An in vitro cell culture experiment, published by a Chinese team led by Xueting Yao, M.D., of Peking University Third Hospital, Beijing, China, in the journal Clinical Infectious Diseases, March 9, 2020, tested the pharmacological activity of chloroquine vs HCQ on Vero cells infected with SARS-CoV-2. Results showed HCQ was more potent than chloroquine at inhibiting the SARS-CoV-2 virus. Based on physiologically based pharmacokinetic models, a loading dose of 400 mg HCQ orally twice per day on day one followed by 200 mg twice a day on day 2 through day 5 is recommended.
The experts report findings from two papers related to the mild symptoms of COVID-19 observed in children, stating that the relative immaturity of the presumed cell receptor for the virus (ACE2) may make children less receptive hosts, and this knowledge may lead to therapeutic targets. However, “it is also important to note that children on immunosuppressive medications and with predisposing medical issues are likely at higher risk,” they note. Additional data show a surprisingly high rate of asymptomatic infection in children <10 years old. Of those infected, there was a strikingly high proportion who developed pneumonia (65%). Between 76% and 90% had a relative with confirmed infection, highlighting the likelihood of intra-familial spread. It’s important to note that while kids may not get sick, they can and are actively transmitting infection that is reaching the higher risk population.
The March 18, 2020, MMWR Report early release data confirm ages 19 and younger are at lower risk, while those ages 65 years and older are at high risk if exposed to this virus, Dr. Fallon Friedlander, notes.
“I think their findings substantiate a risk that has been downplayed previously: Yes, 80% of deaths have occurred in those >65, but that means that the 20% of deaths occur in those 20-64 years of age,” she says. “We need to share that info with those found partying and ignoring social distancing protocols. Members of this age group must be aware they can get sick, and they can spread disease to others, even if they aren’t feeling so bad.”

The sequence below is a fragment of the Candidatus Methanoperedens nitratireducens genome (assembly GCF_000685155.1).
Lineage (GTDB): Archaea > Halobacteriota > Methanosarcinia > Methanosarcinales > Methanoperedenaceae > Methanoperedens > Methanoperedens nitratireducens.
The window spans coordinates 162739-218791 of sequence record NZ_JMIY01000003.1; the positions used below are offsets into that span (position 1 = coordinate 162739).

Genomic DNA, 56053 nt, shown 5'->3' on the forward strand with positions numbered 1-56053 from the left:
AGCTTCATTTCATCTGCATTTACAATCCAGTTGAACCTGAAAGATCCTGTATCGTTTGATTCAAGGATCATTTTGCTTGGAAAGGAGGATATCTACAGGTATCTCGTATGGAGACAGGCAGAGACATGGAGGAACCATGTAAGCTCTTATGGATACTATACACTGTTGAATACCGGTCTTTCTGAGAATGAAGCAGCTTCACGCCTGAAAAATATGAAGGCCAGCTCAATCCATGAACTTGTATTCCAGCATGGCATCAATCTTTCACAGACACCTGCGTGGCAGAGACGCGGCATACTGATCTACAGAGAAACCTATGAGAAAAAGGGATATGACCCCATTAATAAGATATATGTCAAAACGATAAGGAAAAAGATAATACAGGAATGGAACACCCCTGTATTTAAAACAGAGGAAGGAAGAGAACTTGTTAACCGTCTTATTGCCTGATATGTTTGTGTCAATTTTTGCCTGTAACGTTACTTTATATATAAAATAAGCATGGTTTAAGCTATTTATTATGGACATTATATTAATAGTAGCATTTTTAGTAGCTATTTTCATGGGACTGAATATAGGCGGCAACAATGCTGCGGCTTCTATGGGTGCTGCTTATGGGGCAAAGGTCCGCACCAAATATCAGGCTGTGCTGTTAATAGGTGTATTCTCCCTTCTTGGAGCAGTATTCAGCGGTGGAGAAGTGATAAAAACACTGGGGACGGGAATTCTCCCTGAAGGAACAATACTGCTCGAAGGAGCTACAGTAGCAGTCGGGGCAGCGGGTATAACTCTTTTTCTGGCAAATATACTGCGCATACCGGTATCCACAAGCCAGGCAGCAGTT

“While the literature cited suggests there may be utility of hydroxychloroquine in both post-exposure prophylaxis and therapy of active disease,” says Ted Rose, M.D., “Keep in mind this treatment has not been verified in a rigorous randomized controlled study. Prevention of spread is still paramount.
“At this point in time, social distancing is the most effective way we can combat the spread of COVID-19,” he adds. “Any way you can contribute to that concept will be of value, including reducing the number of patients coming for face to face office visits. Postpone elective procedures, delay return visits for stable established patients, and practice teledermatology in any way and as often you can.”
Dr. Fallon Friedlander adds, “Amidst all these fears, there is some good news. The FDA’s approval of chloroquine and hydroxychloroquine for research and compassionate use identifies off-label options involving these two relatively innocuous drugs. Preliminary trials utilizing these antimalarials with azithromycin suggest that this combination therapy may provide even more hope. As Dr. Rosen points out, this does not diminish the importance of evaluation.”
Finally, in the commentary, Dr. Martin says, that based on the data, if confronted with patients with COVID-19, he would administer HCQ 200 mg TID for 10 days. Regarding HCPs working on the “front line” treating hospitalized patients, based on available studies, he is recommending prophylaxis with HCQ 200 mg BID indefinitely until the pandemic is over. Current studies are underway looking at HCQ prophylaxis. Additionally, and based on influenza data, supplementing with Zinc and treating with Zicam intranasal spray several times daily with the goal of minimizing nasopharyngeal colonization might be worth considering.
Data have been collected and can be reviewed with comments by experts on the MauiDerm for Dermatologists website.